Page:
Share this article

print logo

Those endless fundraisers! Good causes can upset family finances, lifestyles

Mary Ellen Prentice knows fundraising.

With six children, ages 6 to 21, there isn't a season of the year when the Amherst family isn't selling something to raise money for some worthy cause.

Usually it's for one of the children's school or club sport teams, like softball, baseball, soccer, volleyball, cheerleading or football. But it could be for a band or orchestra trip, or the PTA, Boy Scouts or Girl Scouts, or the National Honor Society, or -- you get the picture.

Prentice put together a list of what family members have sold, purchased or donated recently.

"Holy cow!" she said. "It's an extremely long list of what we've done over the past several years."

They've collected empty bottles, washed cars and sold hot dogs, raffle tickets, candy bars, Dine-A-Mate Books, T-Shirts, Entertainment books, Anderson coupon books, visors, Zap-A-Snacks, oranges, grapefruit, candles, Easter candy, chicken barbecues, plants, pancakes, cookies, popcorn and magazines.

Some of the fundraisers come annually. Sometimes they take place concurrently. Sometimes two of the children will be selling the same items at the same time.

Now Prentice's husband, Jim, is helping to raise money for an all-purpose athletic field at Sweet Home Central High School.

"It seems like everybody has things to sell," she said.

According to the Association of Fundraising Distributors and Suppliers, schools and other nonprofit groups raise $1.7 billion every year by selling products. As the economy weakens, the need for fundraising could increase, according to the association.

"It's our feeling that schools, families and the fundraising industry overall would be better off if we ran fewer fundraisers, but ran them more efficiently," said Jon Krueger, a spokesman for the association.

Many families won't argue with that philosophy.

Schools also are concerned about the amount of fundraising, and many have policies that restrict the number going on at one time.

At Sweet Home Central, fundraisers must be approved by the building principal and the superintendent. That allows a calendar to be established so there are no conflicts or fundraisers occurring at the same time in the same building, said district spokesman Donald Feldmann.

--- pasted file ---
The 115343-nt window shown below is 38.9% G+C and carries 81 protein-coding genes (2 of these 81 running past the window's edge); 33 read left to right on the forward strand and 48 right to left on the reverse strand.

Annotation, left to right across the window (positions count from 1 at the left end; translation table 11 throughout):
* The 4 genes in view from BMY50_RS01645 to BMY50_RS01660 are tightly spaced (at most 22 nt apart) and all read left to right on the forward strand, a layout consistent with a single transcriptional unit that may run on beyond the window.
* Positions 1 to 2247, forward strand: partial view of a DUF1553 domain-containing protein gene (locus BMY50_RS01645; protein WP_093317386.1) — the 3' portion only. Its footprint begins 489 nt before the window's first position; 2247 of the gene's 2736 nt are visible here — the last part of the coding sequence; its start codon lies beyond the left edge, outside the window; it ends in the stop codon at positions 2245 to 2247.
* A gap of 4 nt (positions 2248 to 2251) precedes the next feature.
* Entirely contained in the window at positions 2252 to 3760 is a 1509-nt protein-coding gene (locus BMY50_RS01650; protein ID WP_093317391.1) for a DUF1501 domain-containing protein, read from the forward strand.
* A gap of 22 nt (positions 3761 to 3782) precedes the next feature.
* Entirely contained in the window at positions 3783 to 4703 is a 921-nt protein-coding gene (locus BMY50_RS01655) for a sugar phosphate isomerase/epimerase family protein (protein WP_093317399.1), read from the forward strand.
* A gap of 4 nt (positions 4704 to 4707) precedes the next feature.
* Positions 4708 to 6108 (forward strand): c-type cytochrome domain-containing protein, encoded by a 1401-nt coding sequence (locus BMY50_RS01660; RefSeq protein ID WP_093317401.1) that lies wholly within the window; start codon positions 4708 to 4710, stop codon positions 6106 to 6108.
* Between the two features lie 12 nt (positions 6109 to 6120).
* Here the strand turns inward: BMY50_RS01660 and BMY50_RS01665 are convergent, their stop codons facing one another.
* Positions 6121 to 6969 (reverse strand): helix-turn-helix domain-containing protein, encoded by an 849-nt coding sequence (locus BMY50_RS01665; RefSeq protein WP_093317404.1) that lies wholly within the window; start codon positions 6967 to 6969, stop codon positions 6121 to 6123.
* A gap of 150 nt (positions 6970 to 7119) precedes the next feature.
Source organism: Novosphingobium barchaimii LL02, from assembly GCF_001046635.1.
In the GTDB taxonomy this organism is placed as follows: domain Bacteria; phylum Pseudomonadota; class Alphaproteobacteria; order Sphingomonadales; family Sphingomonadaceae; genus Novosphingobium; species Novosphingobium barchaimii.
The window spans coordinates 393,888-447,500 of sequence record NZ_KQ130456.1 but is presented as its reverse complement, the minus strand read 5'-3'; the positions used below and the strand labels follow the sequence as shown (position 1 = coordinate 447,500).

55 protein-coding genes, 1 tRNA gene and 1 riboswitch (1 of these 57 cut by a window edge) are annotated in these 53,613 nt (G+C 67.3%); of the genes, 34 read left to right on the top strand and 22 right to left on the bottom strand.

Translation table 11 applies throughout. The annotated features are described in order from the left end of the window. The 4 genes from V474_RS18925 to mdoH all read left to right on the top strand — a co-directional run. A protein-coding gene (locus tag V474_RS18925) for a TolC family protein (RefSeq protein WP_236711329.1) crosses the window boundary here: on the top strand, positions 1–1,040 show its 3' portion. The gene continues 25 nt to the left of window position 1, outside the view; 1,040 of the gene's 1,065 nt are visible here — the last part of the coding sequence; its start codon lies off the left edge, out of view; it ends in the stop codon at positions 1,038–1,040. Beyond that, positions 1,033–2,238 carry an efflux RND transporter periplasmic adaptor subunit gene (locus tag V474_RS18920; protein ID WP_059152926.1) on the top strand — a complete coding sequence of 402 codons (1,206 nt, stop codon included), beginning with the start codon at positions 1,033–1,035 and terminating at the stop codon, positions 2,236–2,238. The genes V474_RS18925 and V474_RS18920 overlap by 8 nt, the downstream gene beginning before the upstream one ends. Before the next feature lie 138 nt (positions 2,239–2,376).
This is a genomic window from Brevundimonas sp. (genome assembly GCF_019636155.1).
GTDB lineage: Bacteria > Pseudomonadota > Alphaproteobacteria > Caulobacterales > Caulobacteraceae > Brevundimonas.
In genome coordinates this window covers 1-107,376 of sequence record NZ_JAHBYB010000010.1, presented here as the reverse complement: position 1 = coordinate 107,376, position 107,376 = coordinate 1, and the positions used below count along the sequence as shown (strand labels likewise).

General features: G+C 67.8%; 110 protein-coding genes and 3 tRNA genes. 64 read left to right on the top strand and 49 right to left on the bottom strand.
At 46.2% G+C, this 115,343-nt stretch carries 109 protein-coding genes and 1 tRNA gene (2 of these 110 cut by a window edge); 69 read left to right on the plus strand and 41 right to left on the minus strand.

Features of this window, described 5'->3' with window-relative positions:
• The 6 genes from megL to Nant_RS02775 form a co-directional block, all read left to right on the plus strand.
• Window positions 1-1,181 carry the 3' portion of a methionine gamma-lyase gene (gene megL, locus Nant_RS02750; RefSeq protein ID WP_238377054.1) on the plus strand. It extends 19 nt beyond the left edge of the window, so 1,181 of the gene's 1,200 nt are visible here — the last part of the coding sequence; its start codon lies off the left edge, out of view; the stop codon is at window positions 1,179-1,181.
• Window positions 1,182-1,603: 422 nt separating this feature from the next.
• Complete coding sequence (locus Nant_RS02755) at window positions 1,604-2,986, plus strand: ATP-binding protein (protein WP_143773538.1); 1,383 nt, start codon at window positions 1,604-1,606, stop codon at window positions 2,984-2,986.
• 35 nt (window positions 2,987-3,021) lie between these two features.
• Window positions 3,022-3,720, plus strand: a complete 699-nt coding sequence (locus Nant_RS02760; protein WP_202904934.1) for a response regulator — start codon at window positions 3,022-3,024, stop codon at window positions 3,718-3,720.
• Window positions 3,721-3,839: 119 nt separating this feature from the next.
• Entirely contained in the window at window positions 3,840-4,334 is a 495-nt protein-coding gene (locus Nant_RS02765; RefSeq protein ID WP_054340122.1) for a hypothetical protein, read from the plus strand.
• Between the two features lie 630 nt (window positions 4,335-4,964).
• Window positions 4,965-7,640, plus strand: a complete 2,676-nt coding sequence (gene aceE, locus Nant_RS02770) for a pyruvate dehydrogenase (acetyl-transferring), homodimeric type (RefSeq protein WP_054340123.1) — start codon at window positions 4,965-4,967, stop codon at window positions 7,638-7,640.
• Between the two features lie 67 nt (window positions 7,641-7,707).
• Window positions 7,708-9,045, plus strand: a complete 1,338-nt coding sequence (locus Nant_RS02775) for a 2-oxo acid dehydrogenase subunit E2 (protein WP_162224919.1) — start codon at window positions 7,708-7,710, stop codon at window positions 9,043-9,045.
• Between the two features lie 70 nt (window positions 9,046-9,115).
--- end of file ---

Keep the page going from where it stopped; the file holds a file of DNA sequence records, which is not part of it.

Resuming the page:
The Prentices usually allow their children to ask close relatives and neighbors to purchase items.

Fundraisers usually have goals for each student, and if grandma and the neighbor down the street don't buy enough, that often leaves mom and dad to pick up the slack -- or the candy bar.

But the family budget doesn't always have enough for all the fundraisers, so families have developed some strategies:

* Some parents just say "no," and tell schools their children do not raise money.

* Others ask how much each child is expected to raise, and contribute that amount directly to the school or organization.

* Others do not participate unless they want the product being sold.

* Or they offer a standard reply to a solicitation: "It's not in our budget."

Raising money seems to go better when there is a specific reason for the fundraising.

"We encourage groups to set specific goals and run goal-specific programs," said Krueger of the fundraising distributors and suppliers.

Everyone has a favorite fundraiser, and some seem to work better than others.

"The one I will not do if my kids come home with it is the wrapping paper one," Prentice said. "I hate hounding people to buy things and I can't ask them to buy $10 rolls of wrapping paper."

According to Fundraiser, the most popular product fundraiser is the candy bar, followed by cookie dough, scratch card, magazines, beef jerky, brochure or catalog, and lollipops.

In a perfect world, children would learn all aspects of fundraising. They would help pick the goal, they would choose the items to sell, they would solicit donations, keep track of the money, deliver the products and reap the benefits of the proceeds.

But in the real world, parents ask co-workers and aunts and uncles to buy items -- and then return the favor.

"It just seems like it's a fundraising crazed world out there, everywhere you look," Prentice said.


There are no comments - be the first to comment